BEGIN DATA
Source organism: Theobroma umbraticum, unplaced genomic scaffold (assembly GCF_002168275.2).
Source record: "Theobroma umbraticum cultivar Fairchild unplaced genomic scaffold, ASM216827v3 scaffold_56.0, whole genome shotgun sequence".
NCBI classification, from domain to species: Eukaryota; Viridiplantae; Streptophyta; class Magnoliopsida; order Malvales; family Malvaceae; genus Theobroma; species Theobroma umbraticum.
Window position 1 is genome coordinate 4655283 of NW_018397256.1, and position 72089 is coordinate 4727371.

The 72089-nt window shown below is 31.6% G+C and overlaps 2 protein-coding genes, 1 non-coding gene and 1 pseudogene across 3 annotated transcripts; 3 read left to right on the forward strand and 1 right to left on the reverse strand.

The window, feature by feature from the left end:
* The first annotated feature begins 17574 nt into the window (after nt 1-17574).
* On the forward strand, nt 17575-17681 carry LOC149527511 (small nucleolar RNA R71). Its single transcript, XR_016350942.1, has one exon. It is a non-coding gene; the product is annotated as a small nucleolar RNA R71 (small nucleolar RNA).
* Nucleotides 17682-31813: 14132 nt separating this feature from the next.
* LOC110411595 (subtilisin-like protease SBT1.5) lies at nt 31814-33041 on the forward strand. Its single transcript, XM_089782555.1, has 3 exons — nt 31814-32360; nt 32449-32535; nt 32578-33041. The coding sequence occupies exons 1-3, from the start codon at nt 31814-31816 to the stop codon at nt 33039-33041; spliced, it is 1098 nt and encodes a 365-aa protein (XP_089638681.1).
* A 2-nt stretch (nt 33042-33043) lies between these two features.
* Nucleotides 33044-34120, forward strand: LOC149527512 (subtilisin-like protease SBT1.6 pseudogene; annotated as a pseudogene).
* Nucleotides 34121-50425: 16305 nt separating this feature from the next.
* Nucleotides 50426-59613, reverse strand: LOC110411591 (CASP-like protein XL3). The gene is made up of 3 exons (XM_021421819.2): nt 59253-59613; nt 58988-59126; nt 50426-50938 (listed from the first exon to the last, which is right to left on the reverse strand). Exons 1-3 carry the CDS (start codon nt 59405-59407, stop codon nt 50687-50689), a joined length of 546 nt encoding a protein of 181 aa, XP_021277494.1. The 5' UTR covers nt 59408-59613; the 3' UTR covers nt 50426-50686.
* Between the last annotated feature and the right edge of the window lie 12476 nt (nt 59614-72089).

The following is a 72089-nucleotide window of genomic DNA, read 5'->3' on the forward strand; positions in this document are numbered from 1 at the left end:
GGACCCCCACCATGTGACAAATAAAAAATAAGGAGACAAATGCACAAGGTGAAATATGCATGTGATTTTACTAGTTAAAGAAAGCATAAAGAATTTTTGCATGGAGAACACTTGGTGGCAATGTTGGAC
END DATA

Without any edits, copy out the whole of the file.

Source organism: Theobroma umbraticum, unplaced genomic scaffold (assembly GCF_002168275.2).
Source record: "Theobroma umbraticum cultivar Fairchild unplaced genomic scaffold, ASM216827v3 scaffold_56.0, whole genome shotgun sequence".
NCBI classification, from domain to species: Eukaryota; Viridiplantae; Streptophyta; class Magnoliopsida; order Malvales; family Malvaceae; genus Theobroma; species Theobroma umbraticum.
Window position 1 is genome coordinate 4655283 of NW_018397256.1, and position 72089 is coordinate 4727371.

The 72089-nt window shown below is 31.6% G+C and overlaps 2 protein-coding genes, 1 non-coding gene and 1 pseudogene across 3 annotated transcripts; 3 read left to right on the forward strand and 1 right to left on the reverse strand.

The window, feature by feature from the left end:
* The first annotated feature begins 17574 nt into the window (after nt 1-17574).
* On the forward strand, nt 17575-17681 carry LOC149527511 (small nucleolar RNA R71). Its single transcript, XR_016350942.1, has one exon. It is a non-coding gene; the product is annotated as a small nucleolar RNA R71 (small nucleolar RNA).
* Nucleotides 17682-31813: 14132 nt separating this feature from the next.
* LOC110411595 (subtilisin-like protease SBT1.5) lies at nt 31814-33041 on the forward strand. Its single transcript, XM_089782555.1, has 3 exons — nt 31814-32360; nt 32449-32535; nt 32578-33041. The coding sequence occupies exons 1-3, from the start codon at nt 31814-31816 to the stop codon at nt 33039-33041; spliced, it is 1098 nt and encodes a 365-aa protein (XP_089638681.1).
* A 2-nt stretch (nt 33042-33043) lies between these two features.
* Nucleotides 33044-34120, forward strand: LOC149527512 (subtilisin-like protease SBT1.6 pseudogene; annotated as a pseudogene).
* Nucleotides 34121-50425: 16305 nt separating this feature from the next.
* Nucleotides 50426-59613, reverse strand: LOC110411591 (CASP-like protein XL3). The gene is made up of 3 exons (XM_021421819.2): nt 59253-59613; nt 58988-59126; nt 50426-50938 (listed from the first exon to the last, which is right to left on the reverse strand). Exons 1-3 carry the CDS (start codon nt 59405-59407, stop codon nt 50687-50689), a joined length of 546 nt encoding a protein of 181 aa, XP_021277494.1. The 5' UTR covers nt 59408-59613; the 3' UTR covers nt 50426-50686.
* Between the last annotated feature and the right edge of the window lie 12476 nt (nt 59614-72089).

The following is a 72089-nucleotide window of genomic DNA, read 5'->3' on the forward strand; positions in this document are numbered from 1 at the left end:
GGACCCCCACCATGTGACAAATAAAAAATAAGGAGACAAATGCACAAGGTGAAATATGCATGTGATTTTACTAGTTAAAGAAAGCATAAAGAATTTTTGCATGGAGAACACTTGGTGGCAATGTTGGAC